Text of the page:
TLDR: Say hello to the newest member of our family: the beautiful Ginger!

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The backstory:

Last year, about six months after our beloved dog Ashley died, we found ourselves really missing having a pooch in our lives. But we weren’t quite ready to adopt a new one.

ICUC

Anasuya started asking around about organizations here in Delhi that help street dogs, and a friend recommended the Indian Canine Uplipftment Centre, or ICUC.

ICUC

The New Delhi-based organization was founded in 2012 by the charming Sonya Kochhar Apicella, who like all the staff at the center clearly care deeply for dogs. And as anyone who has visited Delhi knows, there are tons of street dogs here.

ICUC is the NGO wing of a boarding, day care and grooming on the same premises called Canine Elite.

(If you’re into helping dogs, do consider getting in touch with or donating funds to ICUC. If you’re here in Delhi and need any dog-related services, consider Canine Elite.)

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‘Designed by Darwin’

Often called Desi dogs (Desi roughly meaning “from India,” based on the Hindi word for “country”), these canines typically look like Ginger: medium sized, short haired, and often a shade of brown, with some white marks.

They’re also sometimes referred to as Indi-dogs or “Indian pariah dogs.” (“Pariah” is an ecological term for dogs that typically live on their own, outside homes, untouched by breeding.)

Another name for the creatures is INDogs, short for “Indian Native Dog;” you can find a wealth of information at INDog.co.in, the site for the INDog Project.

The group also maintains a gallery of such canines, and a crowd-sourced document containing reports on the dogs’ temperament.

Desi dogs, some of which have over the years mixed with non-native Indian breeds to varying degrees, often live in neighborhoods here in New Delhi and in other cities, towns, and villages.

Residents typically look after them, feeding them but often not providing medical attention or sterilization. Others dogs roam around more freely. Many have diseases and suffer from various ailments.

I haven’t seen the full version of the documentary, but Desi dogs are reportedly mentioned in a 2003 National Geographic documentary called “Search for the First Dog,” as being one of the world’s oldest types of dogs.

A snippet from the show describes these dogs perfectly: they’re “designed by Darwin.” They are mostly a product of natural selection, not man-made tinkering for looks.

So anyway: Ginger.

On our first ICUC visit, we learned that Sonya and her team had just taken in a litter of ten Desi dog puppies, along with their mother, who had been rescued from a New Delhi intersection.

We decided to play with the pups a bit.

Then this happened.

ginger

Frankly, all the puppies were cute, but this little light brown one – with a white stripe down the middle of her face – struck me as especially lovable. And she was comfortable with people, which I liked, while some of her litter-mates were a bit more skittish.

ginger

We continued visiting the center once or twice a month, often checking in on the litter and spending time playing with some of the dozen or so older dogs living there, which range in age from nearly a year to several years old.

Then around October, one day we showed up to discover that five of the ten puppies…had been adopted!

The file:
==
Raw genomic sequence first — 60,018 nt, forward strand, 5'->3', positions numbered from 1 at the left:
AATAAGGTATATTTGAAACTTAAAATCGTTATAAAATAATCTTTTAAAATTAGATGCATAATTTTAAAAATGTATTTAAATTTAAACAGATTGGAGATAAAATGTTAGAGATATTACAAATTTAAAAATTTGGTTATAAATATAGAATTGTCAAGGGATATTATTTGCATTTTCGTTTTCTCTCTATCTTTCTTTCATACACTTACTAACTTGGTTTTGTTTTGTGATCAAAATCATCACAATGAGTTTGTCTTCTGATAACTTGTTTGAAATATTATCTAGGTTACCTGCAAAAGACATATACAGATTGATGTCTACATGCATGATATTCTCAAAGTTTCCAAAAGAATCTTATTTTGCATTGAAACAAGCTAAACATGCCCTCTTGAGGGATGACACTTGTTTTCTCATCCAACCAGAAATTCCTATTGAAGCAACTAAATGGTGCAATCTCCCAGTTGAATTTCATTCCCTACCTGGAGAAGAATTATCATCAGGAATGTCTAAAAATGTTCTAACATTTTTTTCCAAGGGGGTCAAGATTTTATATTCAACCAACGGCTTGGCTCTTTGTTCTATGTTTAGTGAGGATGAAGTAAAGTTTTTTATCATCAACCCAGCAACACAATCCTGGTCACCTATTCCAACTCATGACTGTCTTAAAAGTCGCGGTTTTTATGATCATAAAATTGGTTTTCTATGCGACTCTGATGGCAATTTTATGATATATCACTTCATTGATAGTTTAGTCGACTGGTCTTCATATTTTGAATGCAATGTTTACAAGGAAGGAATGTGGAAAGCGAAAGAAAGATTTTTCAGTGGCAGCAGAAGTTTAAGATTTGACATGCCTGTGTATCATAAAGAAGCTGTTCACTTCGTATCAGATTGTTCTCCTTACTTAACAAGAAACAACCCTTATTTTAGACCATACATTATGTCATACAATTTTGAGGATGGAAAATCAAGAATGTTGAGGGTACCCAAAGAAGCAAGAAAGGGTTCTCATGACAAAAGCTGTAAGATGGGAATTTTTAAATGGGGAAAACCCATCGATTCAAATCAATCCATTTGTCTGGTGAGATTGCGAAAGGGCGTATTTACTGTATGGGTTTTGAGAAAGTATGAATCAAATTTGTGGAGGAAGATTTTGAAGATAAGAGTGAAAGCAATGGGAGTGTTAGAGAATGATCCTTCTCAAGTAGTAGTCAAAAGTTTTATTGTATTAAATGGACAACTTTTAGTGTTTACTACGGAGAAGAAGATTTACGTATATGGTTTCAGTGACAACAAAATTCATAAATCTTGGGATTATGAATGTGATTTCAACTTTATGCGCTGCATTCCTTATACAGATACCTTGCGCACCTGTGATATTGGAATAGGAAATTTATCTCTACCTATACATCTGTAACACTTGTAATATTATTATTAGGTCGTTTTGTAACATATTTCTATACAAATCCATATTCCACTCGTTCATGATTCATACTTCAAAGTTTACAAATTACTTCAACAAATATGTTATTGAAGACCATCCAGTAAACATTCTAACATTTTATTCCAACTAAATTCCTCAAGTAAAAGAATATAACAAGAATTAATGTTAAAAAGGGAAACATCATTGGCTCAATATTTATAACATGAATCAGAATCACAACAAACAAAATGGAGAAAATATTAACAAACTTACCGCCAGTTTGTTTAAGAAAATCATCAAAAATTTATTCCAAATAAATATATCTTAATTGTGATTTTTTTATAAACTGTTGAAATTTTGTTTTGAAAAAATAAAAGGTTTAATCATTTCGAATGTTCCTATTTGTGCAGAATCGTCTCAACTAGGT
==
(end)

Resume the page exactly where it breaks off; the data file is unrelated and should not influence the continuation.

I rushed into the room where they were being held and found, to my relief, that the cute little yellow puppy was still there.

So that was it: We decided to officially adopt her, signing the papers on November 4.

And as I mentioned, we’ve named her Ginger.

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The big day.

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In the car on the way home.

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The first couple of weeks, despite our better judgement, we let her sleep in our bed because it was the only way we could get her to stop whining. Total bed hog. She no longer sleeps in the bed with us.

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“Please play with me!”

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An early visit to the vet

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With a favorite toy

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Sleeping on Anasuya

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One of her favorite perches, where she can keep an eye on the gate and police any potential intruders – when she’s not napping, that is.

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In the sun.

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She weighed about five kilograms – or 11 pounds – when we first adopted here and now, at about eight months, she weighs 16 kg (35 pounds). I think she’ll continue growing a bit more. She seeks out pats a little less now, but still enjoys sitting in our laps from time to time, as you can see above.

Now that she’s getting closer to the one-year mark, we’re also getting a better sense of her grown-up characteristics.

She is a very smart and alert dog, keen to interact with humans and play with toys and fetch balls. She’s also quite athletic and agile.

And she is a great watch dog: She’s plenty defensive of us and our house, but she doesn’t bark an unreasonable amount.

Ginger’s likes include:

  1. Eating bugs
  2. Running in circles in the yard
  3. Playing with other dogs
  4. Biting her leash, turning walks into tug-of-war matches
  5. Policing the kitchen for dropped scraps
  6. Napping

Among her dislikes:

  1. Cats
  2. Tennis racquet-shaped flyswatters
  3. People ringing our doorbell

We love her so much already.